glected. This fact leaves the quantum kinetic equation, Eq. (7.118), together with

the self-energy expressions a closed set of equations for g K .

We emphasize again that in obtaining the quasi-classical equation of motion only

the degeneracy of the Fermi system is used, restricting the characteristic frequency

and wave vectors to modestly obey the restrictions

q kF , ω . (7.126)

F

These criteria are well satis¬ed for transport phenomena in degenerate Fermi systems.

In contrast to the performed approximation for the convolution in space due to

the degeneracy of the Fermi system, there is in general no simple approximation

for the convolution in the time variables. Two di¬erent approximation schemes are

immediately available: one consists of linearization with respect to a perturbation

such as an electric ¬eld, allowing frequencies restricted only by the Fermi energy,

ω < F , to be considered, but of course restricted to weak ¬elds. The other assumes

perturbations to be su¬ciently slowly varying in time that a lowest-order expansion

in the time derivative is valid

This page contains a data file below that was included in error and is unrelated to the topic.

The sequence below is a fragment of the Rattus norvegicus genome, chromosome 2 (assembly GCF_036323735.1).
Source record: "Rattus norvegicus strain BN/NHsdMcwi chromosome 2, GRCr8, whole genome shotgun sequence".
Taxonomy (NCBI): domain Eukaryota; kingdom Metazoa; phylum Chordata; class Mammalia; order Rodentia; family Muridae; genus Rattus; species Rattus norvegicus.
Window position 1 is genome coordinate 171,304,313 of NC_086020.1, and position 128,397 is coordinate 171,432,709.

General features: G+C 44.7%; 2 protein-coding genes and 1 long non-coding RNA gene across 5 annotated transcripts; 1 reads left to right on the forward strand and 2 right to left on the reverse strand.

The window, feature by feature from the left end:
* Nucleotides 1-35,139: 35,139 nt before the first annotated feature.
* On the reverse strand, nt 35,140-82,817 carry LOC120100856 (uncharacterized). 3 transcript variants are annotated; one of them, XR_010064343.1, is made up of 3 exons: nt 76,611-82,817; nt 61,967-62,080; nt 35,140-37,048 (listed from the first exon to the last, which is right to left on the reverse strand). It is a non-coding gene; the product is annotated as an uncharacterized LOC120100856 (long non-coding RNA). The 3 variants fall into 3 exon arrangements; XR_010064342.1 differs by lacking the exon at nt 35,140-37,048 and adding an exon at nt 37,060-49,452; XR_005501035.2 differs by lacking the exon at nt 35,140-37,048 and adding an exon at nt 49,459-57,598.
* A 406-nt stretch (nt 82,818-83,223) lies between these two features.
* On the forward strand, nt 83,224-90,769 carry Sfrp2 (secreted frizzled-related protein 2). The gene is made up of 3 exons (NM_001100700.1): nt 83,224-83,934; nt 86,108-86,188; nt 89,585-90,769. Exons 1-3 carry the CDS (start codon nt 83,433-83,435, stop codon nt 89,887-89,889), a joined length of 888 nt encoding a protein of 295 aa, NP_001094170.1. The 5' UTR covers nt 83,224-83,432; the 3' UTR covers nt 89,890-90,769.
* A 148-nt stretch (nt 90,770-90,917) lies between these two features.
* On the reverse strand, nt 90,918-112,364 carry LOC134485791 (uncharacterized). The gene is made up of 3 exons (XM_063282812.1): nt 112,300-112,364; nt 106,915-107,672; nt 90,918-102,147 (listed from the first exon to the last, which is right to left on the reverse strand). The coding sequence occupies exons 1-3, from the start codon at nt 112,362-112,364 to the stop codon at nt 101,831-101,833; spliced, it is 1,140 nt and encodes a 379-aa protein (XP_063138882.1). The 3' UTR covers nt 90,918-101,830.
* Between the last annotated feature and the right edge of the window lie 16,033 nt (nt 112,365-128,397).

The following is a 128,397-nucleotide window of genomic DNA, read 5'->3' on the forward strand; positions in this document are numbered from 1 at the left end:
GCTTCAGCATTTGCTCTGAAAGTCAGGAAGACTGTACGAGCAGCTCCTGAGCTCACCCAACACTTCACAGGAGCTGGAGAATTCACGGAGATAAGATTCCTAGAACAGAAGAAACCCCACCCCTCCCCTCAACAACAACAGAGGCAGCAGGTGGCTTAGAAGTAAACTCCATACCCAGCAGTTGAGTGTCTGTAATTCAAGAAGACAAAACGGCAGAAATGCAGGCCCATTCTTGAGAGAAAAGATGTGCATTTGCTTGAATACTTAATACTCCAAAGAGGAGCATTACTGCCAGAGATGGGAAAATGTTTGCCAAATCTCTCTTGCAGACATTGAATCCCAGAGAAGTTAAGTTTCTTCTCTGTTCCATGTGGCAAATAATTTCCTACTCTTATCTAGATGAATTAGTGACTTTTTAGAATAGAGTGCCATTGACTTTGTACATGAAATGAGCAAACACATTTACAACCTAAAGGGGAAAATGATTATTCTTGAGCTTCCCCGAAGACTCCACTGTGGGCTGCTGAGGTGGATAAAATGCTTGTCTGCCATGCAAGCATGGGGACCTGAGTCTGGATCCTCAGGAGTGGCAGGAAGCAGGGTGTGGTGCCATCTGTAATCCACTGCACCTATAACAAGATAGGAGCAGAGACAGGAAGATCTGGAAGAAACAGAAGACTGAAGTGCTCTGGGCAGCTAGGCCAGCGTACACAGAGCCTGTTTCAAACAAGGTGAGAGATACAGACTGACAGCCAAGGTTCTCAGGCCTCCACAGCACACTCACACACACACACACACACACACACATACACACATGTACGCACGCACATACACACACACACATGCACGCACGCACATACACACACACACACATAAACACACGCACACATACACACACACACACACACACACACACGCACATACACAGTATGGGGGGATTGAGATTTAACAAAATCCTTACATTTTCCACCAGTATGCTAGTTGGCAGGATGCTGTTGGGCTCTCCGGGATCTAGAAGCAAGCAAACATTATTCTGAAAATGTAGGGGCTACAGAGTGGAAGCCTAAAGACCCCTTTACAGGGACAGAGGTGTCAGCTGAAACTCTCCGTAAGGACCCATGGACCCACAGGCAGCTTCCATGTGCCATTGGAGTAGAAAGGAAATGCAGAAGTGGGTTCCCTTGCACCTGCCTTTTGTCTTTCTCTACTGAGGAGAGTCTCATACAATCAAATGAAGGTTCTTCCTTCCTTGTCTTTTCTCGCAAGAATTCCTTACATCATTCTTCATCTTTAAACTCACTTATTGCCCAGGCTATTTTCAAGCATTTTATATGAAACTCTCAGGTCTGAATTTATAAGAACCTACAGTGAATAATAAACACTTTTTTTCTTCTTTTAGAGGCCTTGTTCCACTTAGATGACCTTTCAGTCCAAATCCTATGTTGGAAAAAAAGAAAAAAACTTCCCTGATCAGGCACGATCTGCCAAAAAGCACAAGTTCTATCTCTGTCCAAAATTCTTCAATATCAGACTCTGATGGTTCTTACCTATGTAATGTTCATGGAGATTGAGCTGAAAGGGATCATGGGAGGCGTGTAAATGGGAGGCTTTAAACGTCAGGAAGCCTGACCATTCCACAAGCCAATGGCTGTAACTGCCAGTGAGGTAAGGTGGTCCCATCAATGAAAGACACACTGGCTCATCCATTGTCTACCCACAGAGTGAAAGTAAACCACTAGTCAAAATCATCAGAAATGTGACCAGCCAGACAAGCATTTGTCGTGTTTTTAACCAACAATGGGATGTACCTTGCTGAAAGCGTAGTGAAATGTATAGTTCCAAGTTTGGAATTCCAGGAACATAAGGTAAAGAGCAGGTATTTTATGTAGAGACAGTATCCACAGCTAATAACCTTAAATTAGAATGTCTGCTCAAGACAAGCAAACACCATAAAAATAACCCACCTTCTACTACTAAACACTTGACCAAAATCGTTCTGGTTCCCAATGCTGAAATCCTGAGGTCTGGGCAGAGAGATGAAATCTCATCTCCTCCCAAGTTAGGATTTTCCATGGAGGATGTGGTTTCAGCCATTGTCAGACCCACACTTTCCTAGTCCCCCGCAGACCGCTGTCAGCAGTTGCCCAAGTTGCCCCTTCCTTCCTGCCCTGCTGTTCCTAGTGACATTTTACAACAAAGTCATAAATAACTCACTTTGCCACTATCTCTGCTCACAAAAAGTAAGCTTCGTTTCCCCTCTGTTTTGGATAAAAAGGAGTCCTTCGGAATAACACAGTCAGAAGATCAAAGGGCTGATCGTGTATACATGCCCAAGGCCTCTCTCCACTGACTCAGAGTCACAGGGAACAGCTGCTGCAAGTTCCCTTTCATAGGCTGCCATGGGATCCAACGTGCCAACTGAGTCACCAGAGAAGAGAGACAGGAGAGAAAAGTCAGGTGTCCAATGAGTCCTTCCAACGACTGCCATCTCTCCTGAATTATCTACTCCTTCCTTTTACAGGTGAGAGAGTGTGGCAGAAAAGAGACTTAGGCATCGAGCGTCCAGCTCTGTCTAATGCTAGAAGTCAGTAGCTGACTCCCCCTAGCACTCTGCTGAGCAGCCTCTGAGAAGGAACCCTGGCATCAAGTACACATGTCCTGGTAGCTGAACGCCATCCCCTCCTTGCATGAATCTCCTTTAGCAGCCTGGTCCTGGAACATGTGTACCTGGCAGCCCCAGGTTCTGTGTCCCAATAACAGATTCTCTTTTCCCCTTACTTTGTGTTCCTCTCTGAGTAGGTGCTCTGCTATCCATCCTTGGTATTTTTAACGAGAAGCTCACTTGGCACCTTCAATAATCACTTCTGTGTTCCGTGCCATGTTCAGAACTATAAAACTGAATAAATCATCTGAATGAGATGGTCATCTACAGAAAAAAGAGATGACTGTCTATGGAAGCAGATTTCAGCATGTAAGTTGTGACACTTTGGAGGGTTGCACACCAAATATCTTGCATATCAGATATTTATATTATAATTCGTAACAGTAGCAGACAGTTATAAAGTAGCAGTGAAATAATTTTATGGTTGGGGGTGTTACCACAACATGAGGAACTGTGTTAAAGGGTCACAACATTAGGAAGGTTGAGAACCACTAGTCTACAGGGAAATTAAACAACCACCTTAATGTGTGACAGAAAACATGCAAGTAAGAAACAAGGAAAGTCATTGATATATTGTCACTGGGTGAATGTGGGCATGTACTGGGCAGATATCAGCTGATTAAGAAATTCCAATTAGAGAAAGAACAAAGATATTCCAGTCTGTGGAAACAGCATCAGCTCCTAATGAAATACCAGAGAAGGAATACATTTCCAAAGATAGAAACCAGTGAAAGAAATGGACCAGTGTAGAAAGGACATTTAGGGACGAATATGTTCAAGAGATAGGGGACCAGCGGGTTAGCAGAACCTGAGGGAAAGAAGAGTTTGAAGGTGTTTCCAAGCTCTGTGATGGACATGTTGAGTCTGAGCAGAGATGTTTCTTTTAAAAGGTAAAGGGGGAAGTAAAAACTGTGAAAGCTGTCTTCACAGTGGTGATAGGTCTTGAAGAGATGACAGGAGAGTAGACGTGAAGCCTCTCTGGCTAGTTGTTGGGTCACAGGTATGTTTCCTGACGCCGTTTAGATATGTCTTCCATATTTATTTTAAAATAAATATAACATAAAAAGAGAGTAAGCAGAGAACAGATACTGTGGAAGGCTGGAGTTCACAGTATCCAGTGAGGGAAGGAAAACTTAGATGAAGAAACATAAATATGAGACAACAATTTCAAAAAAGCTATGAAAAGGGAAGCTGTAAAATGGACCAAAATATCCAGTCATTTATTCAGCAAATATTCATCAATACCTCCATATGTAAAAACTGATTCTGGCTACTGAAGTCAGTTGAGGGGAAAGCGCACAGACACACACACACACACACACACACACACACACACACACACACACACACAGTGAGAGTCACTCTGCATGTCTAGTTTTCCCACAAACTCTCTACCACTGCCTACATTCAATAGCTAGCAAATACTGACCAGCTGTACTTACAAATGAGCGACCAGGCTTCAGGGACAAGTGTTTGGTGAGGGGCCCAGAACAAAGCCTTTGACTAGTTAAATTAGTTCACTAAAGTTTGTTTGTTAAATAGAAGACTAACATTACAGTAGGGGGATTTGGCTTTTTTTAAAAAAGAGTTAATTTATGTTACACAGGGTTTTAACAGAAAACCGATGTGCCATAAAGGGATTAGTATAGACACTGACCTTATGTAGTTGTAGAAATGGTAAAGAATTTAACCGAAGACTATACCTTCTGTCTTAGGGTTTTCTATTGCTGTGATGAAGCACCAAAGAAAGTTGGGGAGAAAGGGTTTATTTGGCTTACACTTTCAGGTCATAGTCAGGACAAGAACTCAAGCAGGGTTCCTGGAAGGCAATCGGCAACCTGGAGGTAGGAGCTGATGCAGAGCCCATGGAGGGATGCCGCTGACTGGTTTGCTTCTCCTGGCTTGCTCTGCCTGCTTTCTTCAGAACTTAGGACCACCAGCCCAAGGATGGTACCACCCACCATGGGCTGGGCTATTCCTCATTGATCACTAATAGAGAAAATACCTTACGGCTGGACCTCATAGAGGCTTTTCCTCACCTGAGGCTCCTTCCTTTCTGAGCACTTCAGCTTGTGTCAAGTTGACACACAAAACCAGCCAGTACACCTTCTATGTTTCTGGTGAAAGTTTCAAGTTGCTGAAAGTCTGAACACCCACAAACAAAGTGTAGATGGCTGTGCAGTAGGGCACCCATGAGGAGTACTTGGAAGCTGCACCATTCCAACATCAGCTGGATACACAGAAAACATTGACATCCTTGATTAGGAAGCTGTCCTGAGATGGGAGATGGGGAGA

[A —¦ B]’ ‚E A ‚T B ’ ‚T A ‚E B .

A B A B

, (7.127)

For de¬niteness, we shall employ the second scheme here. In order to reduce the

general quantum kinetic equation, Eq. (7.118), to a simpler looking transport equa-

tion, we introduce the mixed coordinates with respect to the temporal coordinates

and perform the gradient expansion in these variables giving

((1 ’ ‚e eσ)‚T + ‚T eσ ‚E + vF · ∇R + e‚T • ‚E ) g K = Ie’ph , (7.128)

where the collision integral is

Ie’ph = 2iσ K ’ γg K , (7.129)

204 7. Quantum kinetic equations

where

γ = i(σ R ’ σ A ) . (7.130)

The two terms in the collision integral constitute the scattering-in and scattering-out

terms, respectively. According to Eq. (7.114) and Eq. (7.116) they are determined

by (space and time variables suppressed)

E ’E

dˆ

p

γ(E, p) = ’π dE μ(pF (ˆ ’ p ), E ’ E ) coth ’ h(E , p )

ˆ pˆ ˆ

4π 2T

(7.131)

and

E ’E

dˆ

p

iσe’ph (E, p) = ’π dE μ(pF (ˆ ’ p ), E ’ E ) h(E , p ) coth ’1 ,

K

ˆ pˆ ˆ

4π 2T

(7.132)

where we have introduced the distribution function